The architecture of choice: Letting go for tomorrow or going back?

Micène Fontaine, December 2, 2021

I wasn’t sure which button to click, “Go Back” or “Send Message.”

Screenshot of Go Back or Send Message buttons.

The first option sounds safe - even in red. The other seems like a commitment - even more so in blue. The stakes were low. I was only sending a message to customer service to close a bank account I don’t use. I had a bit of an emotional attachment to this bank account. It was the first account I opened 20+ years ago when I moved from France to Tallahassee, Florida. Still, why was it so hard to click the obvious choice?

The tension between doing what I knew was the right thing to do, and the easier, safer status quo struck me as symptomatic of where we are - as a society: Running. Back and forth. Out of breath. Between “go back” and “send message”. 

Home, connectedness, and happiness are three foundational ideas around which societies are being reshaped. The decision to “go back” or “send message” for me touched on all 3. My sense of home. How it was 20+ years ago. How it is now being redefined. My understanding of self. My love of nature - and my place in it. Biophilia. How far we’ve come. How much further there is to go. Self-care, mental health, and Happiness - as in The Pursuit of :-) Our concept of home, connectedness, and happiness are tacitly embedded in our everyday choices and made explicit throughout our built environment?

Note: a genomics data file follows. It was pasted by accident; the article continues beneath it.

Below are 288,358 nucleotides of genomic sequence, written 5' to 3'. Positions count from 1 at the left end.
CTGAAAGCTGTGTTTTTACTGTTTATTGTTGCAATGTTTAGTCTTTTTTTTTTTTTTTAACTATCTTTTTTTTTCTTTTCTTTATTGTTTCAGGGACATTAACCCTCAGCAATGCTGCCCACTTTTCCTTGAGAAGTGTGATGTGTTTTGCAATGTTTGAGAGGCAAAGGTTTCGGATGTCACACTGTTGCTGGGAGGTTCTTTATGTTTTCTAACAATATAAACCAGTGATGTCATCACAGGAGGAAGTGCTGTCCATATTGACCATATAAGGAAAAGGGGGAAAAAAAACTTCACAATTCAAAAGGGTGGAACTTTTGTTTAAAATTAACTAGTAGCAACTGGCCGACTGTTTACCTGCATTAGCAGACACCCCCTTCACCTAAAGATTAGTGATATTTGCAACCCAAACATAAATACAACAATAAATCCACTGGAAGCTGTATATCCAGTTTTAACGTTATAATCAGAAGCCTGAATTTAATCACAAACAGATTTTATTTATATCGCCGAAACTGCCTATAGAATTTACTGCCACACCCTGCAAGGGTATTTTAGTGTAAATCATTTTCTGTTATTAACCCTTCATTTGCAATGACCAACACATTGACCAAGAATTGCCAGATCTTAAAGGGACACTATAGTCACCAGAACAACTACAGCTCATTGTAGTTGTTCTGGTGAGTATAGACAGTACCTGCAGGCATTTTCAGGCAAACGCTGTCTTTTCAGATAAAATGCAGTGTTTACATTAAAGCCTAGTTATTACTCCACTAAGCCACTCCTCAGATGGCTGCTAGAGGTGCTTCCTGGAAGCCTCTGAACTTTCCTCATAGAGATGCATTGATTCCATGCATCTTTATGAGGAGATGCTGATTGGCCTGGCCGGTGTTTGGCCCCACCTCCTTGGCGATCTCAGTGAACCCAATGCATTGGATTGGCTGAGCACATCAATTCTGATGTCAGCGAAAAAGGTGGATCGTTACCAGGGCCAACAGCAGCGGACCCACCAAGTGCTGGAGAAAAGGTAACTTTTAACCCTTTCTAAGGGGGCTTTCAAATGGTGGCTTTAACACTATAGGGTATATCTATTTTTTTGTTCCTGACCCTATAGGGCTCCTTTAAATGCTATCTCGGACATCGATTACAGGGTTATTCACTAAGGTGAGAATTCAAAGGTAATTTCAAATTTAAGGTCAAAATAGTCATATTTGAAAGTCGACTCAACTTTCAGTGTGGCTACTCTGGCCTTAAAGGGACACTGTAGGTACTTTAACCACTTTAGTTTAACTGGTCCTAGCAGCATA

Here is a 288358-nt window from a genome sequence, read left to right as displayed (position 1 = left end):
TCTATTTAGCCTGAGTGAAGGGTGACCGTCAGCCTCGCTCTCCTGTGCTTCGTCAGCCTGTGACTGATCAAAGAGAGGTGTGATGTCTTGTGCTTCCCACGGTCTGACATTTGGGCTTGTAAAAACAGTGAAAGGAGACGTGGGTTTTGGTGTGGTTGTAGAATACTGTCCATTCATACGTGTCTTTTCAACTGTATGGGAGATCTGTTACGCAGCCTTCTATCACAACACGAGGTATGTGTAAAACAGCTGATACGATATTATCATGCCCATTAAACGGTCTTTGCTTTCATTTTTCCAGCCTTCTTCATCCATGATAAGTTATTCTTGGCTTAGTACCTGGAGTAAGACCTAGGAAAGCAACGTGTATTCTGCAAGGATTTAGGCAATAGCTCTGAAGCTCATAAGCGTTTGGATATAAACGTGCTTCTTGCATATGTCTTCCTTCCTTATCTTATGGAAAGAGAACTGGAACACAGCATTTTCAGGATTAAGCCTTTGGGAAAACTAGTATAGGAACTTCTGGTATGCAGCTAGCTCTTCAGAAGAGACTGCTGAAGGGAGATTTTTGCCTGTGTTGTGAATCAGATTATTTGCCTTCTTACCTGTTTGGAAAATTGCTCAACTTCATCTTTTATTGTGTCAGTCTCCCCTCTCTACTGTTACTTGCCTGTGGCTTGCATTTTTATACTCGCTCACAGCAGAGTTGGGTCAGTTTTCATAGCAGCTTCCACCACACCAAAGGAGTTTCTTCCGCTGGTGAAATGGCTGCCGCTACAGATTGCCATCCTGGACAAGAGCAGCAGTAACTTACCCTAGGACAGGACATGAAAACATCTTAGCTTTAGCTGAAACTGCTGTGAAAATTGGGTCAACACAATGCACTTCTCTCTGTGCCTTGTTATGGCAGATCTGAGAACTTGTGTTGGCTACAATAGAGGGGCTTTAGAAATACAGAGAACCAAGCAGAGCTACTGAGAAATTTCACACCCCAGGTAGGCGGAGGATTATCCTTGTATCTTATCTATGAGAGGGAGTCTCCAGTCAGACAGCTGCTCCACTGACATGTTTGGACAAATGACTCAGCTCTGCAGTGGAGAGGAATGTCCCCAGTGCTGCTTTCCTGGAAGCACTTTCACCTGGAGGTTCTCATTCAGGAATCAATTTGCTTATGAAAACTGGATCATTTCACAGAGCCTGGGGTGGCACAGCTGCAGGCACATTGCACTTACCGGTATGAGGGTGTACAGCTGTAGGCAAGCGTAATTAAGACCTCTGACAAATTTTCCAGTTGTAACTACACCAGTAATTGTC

Home, connectedness, and happiness are - if you look closely - embedded in the projects we love working on. Whatever you do as an architect, designer, or allied design professional, you help shape these ideas for generations to come.

A lot of the courses we develop are about these “in-betweens” where decisions happen and where tomorrows are being built. What we seldom talk about during these courses is how difficult it can be to let go (let go of what no longer serves us or let go of what still serves us - but only us and at the expense of others). As a species, we are hard-wired to resist change. So, it's no surprise that many of the design solutions we see implemented are - to a large extent - anachronistic in their approach. Anchored in going back to how things used to be, what we knew then, the outdated metrics we used to define value rather than in sending a message about what could be and how it could be manifested in our built environment.

We know what to do: Learn from nature. Redefine home. Design for Happiness, etc. What if we did? What would we have to let go of to design and build for the next generation?  Do we "Go Back" or "Send Message"?



:Food for Thought and Action